Kingswood Regional High School seniors Jillian Luby, Dan Moore, and Jenna Luby, standing with their mentor, Marketing and Hospitality instructor Mark Montross, enrolled in the Lakes Region Technology Center's Running Start program. That dual enrollment allows them to earn college credits from the New Hampshire Technical Institute while completing their senior year. (Photo by Elissa Paquette) (click for larger version)
October 10, 2018WOLFEBORO — Kingswood Regional High School students who wish to accelerate their progress in a STEM related field (Science, Technology, Engineering, Math) are now offered the opportunity to take advantage of college level offerings through the Community College System of New Hampshire's Running Start program.
Lakes Region Technology Center (LRTC) Principal Bruce Farr says the program offers students recommended for the challenge of a college level course the opportunity to pursue their studies while living at home and continuing to fulfill their high school course requirements. Students have the security of having a mentor and a supportive network at the high school.
The courses not only give students a leg up in a chosen field, but they are free. Farr says enrollment improves their chances of a successful first year of college, and the credits they earn are transferable.
Mike Roush, the Career Connection and Experiential Learning coordinator, helps students who demonstrate the level of maturity and discipline to enter the program develop a plan of action. The three students available for an interview happen to be following the lead of their parents' career pathways. Their interest is tied into work or job shadowing experiences.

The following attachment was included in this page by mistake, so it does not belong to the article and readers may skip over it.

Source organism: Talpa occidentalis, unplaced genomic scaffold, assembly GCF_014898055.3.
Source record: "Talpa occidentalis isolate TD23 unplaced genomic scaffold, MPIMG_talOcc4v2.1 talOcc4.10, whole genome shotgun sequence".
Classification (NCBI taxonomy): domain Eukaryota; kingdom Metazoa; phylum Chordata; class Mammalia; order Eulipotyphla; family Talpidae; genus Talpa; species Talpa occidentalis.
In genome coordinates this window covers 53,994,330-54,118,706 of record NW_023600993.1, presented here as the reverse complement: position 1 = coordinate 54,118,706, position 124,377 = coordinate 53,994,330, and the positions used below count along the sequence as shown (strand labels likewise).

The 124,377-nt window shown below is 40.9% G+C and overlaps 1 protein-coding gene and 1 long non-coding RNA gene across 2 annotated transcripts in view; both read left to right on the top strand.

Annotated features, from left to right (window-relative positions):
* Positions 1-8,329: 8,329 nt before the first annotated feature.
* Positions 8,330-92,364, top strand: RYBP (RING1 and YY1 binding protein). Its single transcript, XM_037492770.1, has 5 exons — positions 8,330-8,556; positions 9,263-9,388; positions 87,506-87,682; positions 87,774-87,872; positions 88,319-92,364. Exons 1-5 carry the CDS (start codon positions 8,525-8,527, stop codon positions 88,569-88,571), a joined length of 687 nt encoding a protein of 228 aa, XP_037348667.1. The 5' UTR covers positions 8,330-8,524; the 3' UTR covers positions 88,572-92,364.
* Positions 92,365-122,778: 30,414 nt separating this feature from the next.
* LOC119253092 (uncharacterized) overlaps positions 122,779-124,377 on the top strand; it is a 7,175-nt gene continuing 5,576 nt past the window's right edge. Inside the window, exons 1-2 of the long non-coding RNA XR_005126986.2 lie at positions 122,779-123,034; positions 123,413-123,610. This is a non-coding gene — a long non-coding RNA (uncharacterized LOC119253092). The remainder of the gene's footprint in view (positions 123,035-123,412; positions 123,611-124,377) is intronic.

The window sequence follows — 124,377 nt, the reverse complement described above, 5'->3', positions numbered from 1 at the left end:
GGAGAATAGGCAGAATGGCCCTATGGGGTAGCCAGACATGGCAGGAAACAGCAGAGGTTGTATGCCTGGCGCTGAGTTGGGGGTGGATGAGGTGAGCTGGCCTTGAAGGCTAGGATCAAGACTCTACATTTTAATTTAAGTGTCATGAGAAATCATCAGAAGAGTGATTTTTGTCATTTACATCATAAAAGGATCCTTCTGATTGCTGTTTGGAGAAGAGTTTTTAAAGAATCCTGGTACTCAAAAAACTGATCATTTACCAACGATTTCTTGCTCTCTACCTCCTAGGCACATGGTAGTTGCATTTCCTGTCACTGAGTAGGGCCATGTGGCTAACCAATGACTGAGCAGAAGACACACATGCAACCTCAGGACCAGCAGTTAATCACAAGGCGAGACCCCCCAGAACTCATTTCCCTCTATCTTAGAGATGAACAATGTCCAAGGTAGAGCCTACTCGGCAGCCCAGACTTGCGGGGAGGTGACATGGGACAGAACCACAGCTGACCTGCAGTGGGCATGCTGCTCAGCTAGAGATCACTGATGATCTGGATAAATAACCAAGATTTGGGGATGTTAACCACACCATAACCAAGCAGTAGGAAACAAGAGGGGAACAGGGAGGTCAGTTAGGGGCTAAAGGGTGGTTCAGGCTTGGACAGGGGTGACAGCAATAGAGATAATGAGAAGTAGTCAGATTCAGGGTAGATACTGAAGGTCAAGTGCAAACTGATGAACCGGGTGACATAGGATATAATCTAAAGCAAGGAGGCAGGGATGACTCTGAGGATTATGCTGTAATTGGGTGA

Sisters Jillian and Jenna Luby, taking a course in Outdoor Emergency Care, hold up the hefty book of course materials to study and say they've had been keeping up the pace, beginning with summer reading for the fall course. They're learning what is involved in training for the National Ski Patrol, how to administer emergency care out on the slopes with limited resources and handle their patients safely.
They say they enjoy helping their dad, a ski instructor and ski patroler, in what they call a "paid hobby." They're taking a course in "Young Adult Patrolling" with certified teacher Craig Garland on Monday nights at the Abenakee Ski Area and are out practicing skills on weekends. It's not only what they love, it's what they aspire to.
Dan Moore, whose dad is a Lieutenant for the Wakefield Fire Department, says he started the firefighter certification process when he was 15, and is taking an EMT class in Manchester. Somehow he manages school, a college level course "Introduction to International Business," work and football with no complaints. "It's neat to broaden your horizons" learning how other countries do business, he says of his online course.
He selected Germany for his research project because it's "westernized and the business culture is serious with an emphasis on punctuality". He has to write a report as if his professor is the Minister of Commerce and his boss. Population density, GDP, the prices of goods, the exchange rate of the currency, he's absorbing it all. And he enjoys his classmates, who are mostly older and come from diverse backgrounds.
Next semester, he says he might study advertising and attend classes on campus. That would "be a lot more work, but fun," he imagines.
Roush says the Dual Enrollment option gives students who start a program in the LRTC (Agricultural Science, Auto Collision Repair, Auto Service Technology, Careers in Education, Computer Networking, Construction Trades, Culinary Arts, Graphic Design, Health Sciences, Hospitality and Tourism, Marketing, Multimedia, Precision Manufacturing, and, new this year, Theater Stage Craft) and go further than was previously possible. They graduate with a head start toward the work world.